Despite the serious biases that characterize self-rated health, researchers rely heavily on these ratings to predict mortality. Using newly collected survey data, we examine whether simple ratings of participants’ health provided by interviewers and physicians can markedly improve mortality prediction.
We use data from a prospective cohort study based on a nationally representative sample of older adults in Taiwan. We estimate proportional-hazard models of all-cause mortality between the 2006 interview and 30 June 2011 (mean 4.7 years’ follow-up).
Interviewer ratings were more strongly associated with mortality than physician or self-ratings, even after controlling for a wide range of covariates. Neither respondent nor physician ratings substantially improve mortality prediction in models that include interviewer ratings. The predictive power of interviewer ratings likely arises in part from interviewers’ incorporation of information about the respondents’ physical and mental health into their assessments.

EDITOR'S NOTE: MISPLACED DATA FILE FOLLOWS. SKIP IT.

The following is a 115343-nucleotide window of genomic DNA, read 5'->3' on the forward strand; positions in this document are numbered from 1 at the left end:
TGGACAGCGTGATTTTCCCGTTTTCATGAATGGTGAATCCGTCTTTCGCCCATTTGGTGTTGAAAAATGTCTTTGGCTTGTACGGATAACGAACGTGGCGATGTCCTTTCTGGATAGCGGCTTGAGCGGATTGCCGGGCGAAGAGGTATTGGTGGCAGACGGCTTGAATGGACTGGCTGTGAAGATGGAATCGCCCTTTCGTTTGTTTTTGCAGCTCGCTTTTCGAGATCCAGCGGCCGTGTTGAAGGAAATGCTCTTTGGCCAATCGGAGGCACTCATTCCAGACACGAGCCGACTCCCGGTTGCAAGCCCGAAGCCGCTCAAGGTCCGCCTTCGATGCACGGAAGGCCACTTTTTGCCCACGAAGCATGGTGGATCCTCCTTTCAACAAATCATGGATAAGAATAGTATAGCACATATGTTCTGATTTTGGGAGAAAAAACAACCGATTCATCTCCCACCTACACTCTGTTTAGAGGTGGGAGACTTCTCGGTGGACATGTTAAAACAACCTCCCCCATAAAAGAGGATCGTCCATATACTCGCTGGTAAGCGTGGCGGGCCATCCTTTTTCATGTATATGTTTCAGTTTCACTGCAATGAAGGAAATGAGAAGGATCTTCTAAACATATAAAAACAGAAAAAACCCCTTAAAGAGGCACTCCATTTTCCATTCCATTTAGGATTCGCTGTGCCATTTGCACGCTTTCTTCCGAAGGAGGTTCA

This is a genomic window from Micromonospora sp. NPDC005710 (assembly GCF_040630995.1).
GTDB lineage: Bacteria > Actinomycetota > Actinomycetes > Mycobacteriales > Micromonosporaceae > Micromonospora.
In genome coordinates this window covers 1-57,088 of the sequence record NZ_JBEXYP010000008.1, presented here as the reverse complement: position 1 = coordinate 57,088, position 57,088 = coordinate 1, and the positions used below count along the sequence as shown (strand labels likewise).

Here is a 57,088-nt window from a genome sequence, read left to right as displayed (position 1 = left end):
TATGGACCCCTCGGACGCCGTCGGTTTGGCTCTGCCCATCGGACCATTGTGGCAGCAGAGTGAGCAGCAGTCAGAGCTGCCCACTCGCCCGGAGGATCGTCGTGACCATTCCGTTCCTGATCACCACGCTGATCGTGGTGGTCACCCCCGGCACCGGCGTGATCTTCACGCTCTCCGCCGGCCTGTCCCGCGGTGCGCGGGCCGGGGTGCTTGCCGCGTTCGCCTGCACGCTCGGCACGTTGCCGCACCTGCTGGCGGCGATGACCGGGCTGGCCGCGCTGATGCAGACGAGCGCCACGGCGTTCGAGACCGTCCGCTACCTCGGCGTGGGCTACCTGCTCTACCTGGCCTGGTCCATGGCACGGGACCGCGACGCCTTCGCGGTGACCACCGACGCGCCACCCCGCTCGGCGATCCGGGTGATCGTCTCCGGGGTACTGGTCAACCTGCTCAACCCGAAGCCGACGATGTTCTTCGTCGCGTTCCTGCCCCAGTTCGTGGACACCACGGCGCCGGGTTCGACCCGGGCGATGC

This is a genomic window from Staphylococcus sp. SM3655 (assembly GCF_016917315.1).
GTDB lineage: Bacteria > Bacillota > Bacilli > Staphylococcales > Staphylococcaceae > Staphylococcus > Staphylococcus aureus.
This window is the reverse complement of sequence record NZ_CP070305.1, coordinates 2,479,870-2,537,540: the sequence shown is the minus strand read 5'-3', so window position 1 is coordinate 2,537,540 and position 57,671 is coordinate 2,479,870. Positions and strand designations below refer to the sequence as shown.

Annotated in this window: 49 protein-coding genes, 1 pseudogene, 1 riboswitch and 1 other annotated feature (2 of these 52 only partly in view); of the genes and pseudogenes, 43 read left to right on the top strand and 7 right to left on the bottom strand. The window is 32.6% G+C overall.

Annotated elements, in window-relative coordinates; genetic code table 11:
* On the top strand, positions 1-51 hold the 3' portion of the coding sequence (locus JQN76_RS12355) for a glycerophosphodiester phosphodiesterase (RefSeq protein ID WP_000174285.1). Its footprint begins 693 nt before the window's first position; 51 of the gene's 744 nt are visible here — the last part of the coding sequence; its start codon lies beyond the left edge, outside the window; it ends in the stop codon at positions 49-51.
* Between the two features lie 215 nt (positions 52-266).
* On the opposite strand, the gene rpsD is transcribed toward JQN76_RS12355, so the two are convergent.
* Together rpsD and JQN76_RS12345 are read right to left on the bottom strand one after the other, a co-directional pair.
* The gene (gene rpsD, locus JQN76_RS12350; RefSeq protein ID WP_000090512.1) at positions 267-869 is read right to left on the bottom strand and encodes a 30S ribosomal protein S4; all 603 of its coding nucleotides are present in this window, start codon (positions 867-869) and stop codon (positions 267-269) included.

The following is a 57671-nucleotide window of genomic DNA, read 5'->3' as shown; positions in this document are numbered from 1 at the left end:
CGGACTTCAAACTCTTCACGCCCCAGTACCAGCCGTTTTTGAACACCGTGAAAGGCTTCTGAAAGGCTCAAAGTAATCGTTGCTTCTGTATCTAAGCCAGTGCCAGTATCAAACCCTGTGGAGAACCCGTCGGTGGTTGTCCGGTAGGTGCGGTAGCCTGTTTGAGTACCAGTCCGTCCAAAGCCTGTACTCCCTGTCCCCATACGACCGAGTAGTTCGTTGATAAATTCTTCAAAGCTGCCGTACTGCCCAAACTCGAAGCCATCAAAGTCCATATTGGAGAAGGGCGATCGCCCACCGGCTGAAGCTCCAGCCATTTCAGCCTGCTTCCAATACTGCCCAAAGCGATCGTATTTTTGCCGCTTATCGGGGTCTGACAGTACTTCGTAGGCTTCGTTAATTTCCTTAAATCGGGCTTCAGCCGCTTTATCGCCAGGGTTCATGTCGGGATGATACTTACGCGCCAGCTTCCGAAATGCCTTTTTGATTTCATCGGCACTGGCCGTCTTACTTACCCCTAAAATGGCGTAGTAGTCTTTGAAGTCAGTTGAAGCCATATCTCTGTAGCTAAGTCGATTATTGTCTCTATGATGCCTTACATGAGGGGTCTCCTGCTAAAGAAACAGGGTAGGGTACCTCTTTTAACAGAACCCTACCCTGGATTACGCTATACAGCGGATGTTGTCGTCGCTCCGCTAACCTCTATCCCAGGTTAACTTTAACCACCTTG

The findings of this study support the routine inclusion of a simple question at the end of face-to-face interviews, comparable to self-rated health, asking interviewers to provide an assessment of respondents’ overall health. The costs of such an undertaking are minimal and the potential gains substantial for demographic and health researchers. Future work should explore the strength of the link between interviewer ratings and mortality in other countries and in surveys that collect less detailed information on respondent health, functioning, and well-being.